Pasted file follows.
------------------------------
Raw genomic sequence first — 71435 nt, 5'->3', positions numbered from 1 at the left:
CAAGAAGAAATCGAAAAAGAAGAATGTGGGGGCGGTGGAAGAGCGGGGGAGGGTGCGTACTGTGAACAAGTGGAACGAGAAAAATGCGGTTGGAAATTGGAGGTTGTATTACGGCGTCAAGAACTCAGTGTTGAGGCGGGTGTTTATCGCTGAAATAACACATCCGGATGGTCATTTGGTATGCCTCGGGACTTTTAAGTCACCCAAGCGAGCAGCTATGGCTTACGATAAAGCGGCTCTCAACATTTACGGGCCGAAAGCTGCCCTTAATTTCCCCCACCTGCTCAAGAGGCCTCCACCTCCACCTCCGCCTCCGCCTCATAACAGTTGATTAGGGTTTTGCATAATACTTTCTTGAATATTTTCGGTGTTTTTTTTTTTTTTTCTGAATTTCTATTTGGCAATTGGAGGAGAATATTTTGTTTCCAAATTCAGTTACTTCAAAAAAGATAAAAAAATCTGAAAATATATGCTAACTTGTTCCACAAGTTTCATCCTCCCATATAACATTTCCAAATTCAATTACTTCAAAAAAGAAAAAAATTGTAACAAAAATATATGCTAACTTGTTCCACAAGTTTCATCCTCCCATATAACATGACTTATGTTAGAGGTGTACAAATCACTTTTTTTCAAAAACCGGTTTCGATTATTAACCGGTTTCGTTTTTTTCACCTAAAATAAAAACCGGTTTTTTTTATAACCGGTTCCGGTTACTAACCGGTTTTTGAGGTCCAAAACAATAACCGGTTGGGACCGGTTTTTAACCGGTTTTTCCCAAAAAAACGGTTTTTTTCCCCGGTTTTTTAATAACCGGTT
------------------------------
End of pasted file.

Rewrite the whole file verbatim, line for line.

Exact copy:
Raw genomic sequence first — 71435 nt, 5'->3', positions numbered from 1 at the left:
CAAGAAGAAATCGAAAAAGAAGAATGTGGGGGCGGTGGAAGAGCGGGGGAGGGTGCGTACTGTGAACAAGTGGAACGAGAAAAATGCGGTTGGAAATTGGAGGTTGTATTACGGCGTCAAGAACTCAGTGTTGAGGCGGGTGTTTATCGCTGAAATAACACATCCGGATGGTCATTTGGTATGCCTCGGGACTTTTAAGTCACCCAAGCGAGCAGCTATGGCTTACGATAAAGCGGCTCTCAACATTTACGGGCCGAAAGCTGCCCTTAATTTCCCCCACCTGCTCAAGAGGCCTCCACCTCCACCTCCGCCTCCGCCTCATAACAGTTGATTAGGGTTTTGCATAATACTTTCTTGAATATTTTCGGTGTTTTTTTTTTTTTTTCTGAATTTCTATTTGGCAATTGGAGGAGAATATTTTGTTTCCAAATTCAGTTACTTCAAAAAAGATAAAAAAATCTGAAAATATATGCTAACTTGTTCCACAAGTTTCATCCTCCCATATAACATTTCCAAATTCAATTACTTCAAAAAAGAAAAAAATTGTAACAAAAATATATGCTAACTTGTTCCACAAGTTTCATCCTCCCATATAACATGACTTATGTTAGAGGTGTACAAATCACTTTTTTTCAAAAACCGGTTTCGATTATTAACCGGTTTCGTTTTTTTCACCTAAAATAAAAACCGGTTTTTTTTATAACCGGTTCCGGTTACTAACCGGTTTTTGAGGTCCAAAACAATAACCGGTTGGGACCGGTTTTTAACCGGTTTTTCCCAAAAAAACGGTTTTTTTCCCCGGTTTTTTAATAACCGGTT